Plans try for more space at trade center site

Some offices would move, allowing larger memorial


NEW YORK - To free more land at the World Trade Center site for open space and a memorial, city and state officials are discussing options that would reduce by nearly one-third the amount of office space that would have to be built to replace the 11 million square feet lost in the terrorist attacks.

The possibilities include having the Lower Manhattan Development Corp. buy the severely damaged Deutsche Bank building and then trade that land to the Port Authority of New York and New Jersey for some of the 16-acre trade center site, the officials said yesterday, speaking on the condition of anonymity. That deal would allow the Port Authority to move about 2 million square feet of office space off the site.

Also, Joseph Seymour, executive director of the Port Authority, has directed the agency's staff to move the headquarters, which had been at the site, and find suitable space elsewhere for the U.S. Customs Service office. Combined, those moves would free 1.5 million square feet.

Together, those plans would address the biggest criticism against the six initial proposals for the site that were released last month: that they tried to force too much office space on a small parcel of land. The Port Authority has come under severe criticism for being inflexible in its demands for the restoration of all of the commercial space at the trade center.

A land exchange involving the bank building would not preclude an eventual deal between the city of New York and the Port Authority to swap the trade center property for the land beneath the city's two major airports, Kennedy and La Guardia, the officials said.

But negotiations for that deal, which is far more complex, are expected to take at least months. The officials said the easier discussions of moving office space from the trade center property could be concluded rather quickly.

That would allow the development corporation to go ahead with a request for proposals from design firms for a new set of options for the site, with the understanding that some of the previous demands for commercial space would no longer be in place.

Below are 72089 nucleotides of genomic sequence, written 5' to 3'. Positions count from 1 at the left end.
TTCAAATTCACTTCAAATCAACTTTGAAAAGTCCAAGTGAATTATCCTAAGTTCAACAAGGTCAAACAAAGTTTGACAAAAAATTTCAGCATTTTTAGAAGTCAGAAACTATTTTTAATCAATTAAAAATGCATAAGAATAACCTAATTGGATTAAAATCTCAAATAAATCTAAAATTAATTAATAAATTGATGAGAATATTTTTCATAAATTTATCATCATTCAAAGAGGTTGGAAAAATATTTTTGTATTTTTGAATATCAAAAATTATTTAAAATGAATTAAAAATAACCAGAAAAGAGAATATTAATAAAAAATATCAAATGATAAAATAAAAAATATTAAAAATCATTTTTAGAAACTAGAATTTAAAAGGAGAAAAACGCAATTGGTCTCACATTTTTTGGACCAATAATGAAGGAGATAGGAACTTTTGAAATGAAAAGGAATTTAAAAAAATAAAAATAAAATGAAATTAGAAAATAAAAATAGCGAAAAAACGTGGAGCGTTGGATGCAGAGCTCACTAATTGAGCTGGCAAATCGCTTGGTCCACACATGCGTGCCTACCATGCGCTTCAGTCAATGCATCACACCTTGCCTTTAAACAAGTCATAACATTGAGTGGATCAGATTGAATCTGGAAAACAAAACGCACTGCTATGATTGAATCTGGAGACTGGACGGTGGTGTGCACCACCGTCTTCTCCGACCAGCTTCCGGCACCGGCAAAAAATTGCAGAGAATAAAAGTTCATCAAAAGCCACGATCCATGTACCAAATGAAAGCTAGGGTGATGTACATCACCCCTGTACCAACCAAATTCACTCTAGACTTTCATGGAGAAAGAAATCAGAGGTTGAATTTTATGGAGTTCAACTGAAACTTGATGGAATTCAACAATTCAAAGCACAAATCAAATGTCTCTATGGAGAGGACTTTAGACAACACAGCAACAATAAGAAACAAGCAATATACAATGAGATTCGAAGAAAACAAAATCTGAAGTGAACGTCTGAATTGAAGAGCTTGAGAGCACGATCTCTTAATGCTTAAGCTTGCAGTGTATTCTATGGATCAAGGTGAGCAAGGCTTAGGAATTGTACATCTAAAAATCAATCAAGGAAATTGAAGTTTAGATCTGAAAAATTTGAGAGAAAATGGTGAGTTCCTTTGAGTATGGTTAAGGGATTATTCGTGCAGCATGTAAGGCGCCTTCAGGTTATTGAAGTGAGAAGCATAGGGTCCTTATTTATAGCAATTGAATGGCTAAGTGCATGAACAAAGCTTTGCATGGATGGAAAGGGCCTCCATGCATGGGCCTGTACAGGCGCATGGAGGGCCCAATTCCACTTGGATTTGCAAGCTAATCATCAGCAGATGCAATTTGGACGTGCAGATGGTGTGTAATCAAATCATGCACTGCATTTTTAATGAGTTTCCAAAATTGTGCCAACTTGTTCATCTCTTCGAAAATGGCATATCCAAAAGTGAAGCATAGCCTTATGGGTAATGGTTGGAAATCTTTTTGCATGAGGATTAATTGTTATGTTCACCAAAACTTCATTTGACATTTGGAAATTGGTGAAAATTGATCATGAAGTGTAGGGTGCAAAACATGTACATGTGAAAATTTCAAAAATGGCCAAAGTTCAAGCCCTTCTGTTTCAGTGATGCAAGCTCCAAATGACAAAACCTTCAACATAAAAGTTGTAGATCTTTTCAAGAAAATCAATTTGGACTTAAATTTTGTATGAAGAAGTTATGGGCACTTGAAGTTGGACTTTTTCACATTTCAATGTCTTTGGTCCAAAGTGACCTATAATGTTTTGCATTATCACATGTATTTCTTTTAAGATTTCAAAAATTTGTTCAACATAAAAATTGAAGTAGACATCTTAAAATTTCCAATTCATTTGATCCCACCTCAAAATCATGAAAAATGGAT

Michael Petralia, a spokesman for the Port Authority, declined to comment on the proposals under discussion. But he said that by considering "a number of different options," the agency was "trying to balance the need for a large and appropriate memorial with our contractual obligations" about office and retail space.

To maintain its rental income from office and retail space, which generated $120 million a year, the Port Authority is also considering using less space for offices and more for retail businesses. That would allow it to take in equivalent revenues because retail stores generally pay higher rents.

The details would have to be negotiated with Larry A. Silverstein, lead developer of office space at the trade center, and Westfield America, which owns the rights to retail space at the site. Silverstein has said he was open to options that would allow him to maintain his rights and allow for a larger memorial.

Matthew Higgins, a spokesman for the Lower Manhattan Development Corp., also declined to comment on specific options to move commercial space off the trade center site, an idea that has won support from Gov. George E. Pataki.

The Port Authority's idea of increasing retail space and decreasing office space could work, the rebuilding officials said, if much of the additional retail space were underground.

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